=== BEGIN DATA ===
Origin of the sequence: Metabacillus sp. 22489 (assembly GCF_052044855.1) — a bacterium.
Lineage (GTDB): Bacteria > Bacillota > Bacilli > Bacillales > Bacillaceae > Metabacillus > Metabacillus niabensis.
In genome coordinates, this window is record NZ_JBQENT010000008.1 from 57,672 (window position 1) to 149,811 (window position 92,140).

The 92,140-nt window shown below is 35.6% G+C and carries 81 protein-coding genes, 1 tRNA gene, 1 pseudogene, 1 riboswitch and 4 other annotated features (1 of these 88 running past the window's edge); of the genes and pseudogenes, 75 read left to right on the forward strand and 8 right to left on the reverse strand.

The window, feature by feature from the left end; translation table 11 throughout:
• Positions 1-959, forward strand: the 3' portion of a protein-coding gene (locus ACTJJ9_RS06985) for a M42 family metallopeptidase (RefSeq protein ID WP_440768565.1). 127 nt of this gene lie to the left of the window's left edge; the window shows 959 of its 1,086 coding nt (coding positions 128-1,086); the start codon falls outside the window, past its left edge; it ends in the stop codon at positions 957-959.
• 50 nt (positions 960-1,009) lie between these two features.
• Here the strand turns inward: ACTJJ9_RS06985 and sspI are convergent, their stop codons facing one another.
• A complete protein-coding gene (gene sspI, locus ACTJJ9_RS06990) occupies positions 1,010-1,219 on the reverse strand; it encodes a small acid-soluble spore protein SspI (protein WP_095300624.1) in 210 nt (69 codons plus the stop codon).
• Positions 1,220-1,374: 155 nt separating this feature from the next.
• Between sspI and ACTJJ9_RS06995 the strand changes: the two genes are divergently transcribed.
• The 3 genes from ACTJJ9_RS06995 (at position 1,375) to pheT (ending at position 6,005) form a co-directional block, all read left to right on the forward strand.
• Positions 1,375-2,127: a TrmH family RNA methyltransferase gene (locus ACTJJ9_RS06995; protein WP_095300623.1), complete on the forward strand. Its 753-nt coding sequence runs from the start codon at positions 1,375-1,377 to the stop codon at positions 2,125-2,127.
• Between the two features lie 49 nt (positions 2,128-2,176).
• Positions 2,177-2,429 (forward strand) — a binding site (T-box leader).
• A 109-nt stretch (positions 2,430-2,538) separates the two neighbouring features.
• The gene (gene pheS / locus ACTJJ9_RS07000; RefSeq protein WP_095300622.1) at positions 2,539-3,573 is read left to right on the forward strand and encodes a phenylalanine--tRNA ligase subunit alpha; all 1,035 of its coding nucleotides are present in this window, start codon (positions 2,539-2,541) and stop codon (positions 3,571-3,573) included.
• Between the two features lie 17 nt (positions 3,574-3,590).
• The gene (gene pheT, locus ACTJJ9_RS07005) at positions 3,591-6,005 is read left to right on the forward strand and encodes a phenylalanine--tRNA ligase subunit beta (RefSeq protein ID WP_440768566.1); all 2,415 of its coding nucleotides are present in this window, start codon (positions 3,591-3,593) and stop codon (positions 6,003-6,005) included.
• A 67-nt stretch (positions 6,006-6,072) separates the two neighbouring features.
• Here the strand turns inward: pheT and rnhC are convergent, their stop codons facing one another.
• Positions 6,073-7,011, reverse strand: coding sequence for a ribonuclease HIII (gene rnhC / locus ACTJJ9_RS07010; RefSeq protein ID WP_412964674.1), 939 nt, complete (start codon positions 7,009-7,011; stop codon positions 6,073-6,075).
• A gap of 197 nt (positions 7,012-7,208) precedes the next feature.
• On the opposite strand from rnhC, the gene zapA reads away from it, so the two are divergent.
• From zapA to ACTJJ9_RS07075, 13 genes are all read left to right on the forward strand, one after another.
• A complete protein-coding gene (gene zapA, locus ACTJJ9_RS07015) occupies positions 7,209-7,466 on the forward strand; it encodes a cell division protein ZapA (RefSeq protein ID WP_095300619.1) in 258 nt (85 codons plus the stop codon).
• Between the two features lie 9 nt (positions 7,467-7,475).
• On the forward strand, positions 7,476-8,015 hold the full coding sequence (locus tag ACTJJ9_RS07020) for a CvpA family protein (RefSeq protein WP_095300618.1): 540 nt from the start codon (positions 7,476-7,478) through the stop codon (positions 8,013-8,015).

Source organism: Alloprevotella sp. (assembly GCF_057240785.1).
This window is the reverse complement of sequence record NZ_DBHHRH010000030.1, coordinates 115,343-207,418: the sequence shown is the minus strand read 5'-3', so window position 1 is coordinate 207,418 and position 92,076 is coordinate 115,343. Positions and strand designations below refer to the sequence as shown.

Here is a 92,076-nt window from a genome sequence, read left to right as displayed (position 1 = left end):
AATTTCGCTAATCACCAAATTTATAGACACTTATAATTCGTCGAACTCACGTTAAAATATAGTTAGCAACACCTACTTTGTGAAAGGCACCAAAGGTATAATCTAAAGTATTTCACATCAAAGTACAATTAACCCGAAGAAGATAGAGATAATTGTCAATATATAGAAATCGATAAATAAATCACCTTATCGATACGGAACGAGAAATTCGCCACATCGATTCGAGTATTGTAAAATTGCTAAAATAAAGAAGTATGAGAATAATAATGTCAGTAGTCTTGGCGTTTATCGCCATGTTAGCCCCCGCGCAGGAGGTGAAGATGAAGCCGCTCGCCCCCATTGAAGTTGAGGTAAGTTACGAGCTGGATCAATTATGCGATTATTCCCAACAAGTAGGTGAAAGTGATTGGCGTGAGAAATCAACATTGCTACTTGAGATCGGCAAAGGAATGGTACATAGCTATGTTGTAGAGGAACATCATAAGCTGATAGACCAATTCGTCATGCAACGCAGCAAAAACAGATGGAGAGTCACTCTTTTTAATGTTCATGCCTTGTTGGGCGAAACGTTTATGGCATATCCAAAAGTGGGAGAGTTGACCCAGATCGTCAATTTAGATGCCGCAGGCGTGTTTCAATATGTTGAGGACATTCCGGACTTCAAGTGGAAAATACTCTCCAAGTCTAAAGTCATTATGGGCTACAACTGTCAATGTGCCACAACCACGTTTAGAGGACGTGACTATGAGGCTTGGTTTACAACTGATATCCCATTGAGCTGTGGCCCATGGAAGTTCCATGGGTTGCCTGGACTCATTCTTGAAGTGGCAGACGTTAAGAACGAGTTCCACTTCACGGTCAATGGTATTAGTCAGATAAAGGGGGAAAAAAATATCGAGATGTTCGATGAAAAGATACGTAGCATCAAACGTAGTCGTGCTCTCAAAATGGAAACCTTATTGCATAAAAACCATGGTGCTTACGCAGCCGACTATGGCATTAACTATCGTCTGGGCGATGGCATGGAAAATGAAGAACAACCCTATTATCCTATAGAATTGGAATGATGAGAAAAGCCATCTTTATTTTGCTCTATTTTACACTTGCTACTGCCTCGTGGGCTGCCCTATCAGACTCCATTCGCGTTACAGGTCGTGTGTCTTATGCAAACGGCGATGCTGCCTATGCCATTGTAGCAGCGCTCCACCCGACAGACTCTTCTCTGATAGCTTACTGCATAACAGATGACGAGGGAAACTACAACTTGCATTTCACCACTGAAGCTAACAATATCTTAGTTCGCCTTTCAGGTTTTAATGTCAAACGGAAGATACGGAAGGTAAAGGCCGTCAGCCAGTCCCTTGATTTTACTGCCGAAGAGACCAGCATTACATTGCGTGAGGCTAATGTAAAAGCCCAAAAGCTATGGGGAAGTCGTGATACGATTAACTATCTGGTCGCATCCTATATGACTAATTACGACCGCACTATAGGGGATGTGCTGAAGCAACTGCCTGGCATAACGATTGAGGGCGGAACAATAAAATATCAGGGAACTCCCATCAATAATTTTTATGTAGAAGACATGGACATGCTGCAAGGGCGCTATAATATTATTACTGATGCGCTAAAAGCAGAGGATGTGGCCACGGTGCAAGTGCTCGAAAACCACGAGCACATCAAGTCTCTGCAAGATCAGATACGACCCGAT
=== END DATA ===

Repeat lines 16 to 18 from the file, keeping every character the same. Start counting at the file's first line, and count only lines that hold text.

• A 109-nt stretch (positions 2,430-2,538) separates the two neighbouring features.
• The gene (gene pheS / locus ACTJJ9_RS07000; RefSeq protein WP_095300622.1) at positions 2,539-3,573 is read left to right on the forward strand and encodes a phenylalanine--tRNA ligase subunit alpha; all 1,035 of its coding nucleotides are present in this window, start codon (positions 2,539-2,541) and stop codon (positions 3,571-3,573) included.
• Between the two features lie 17 nt (positions 3,574-3,590).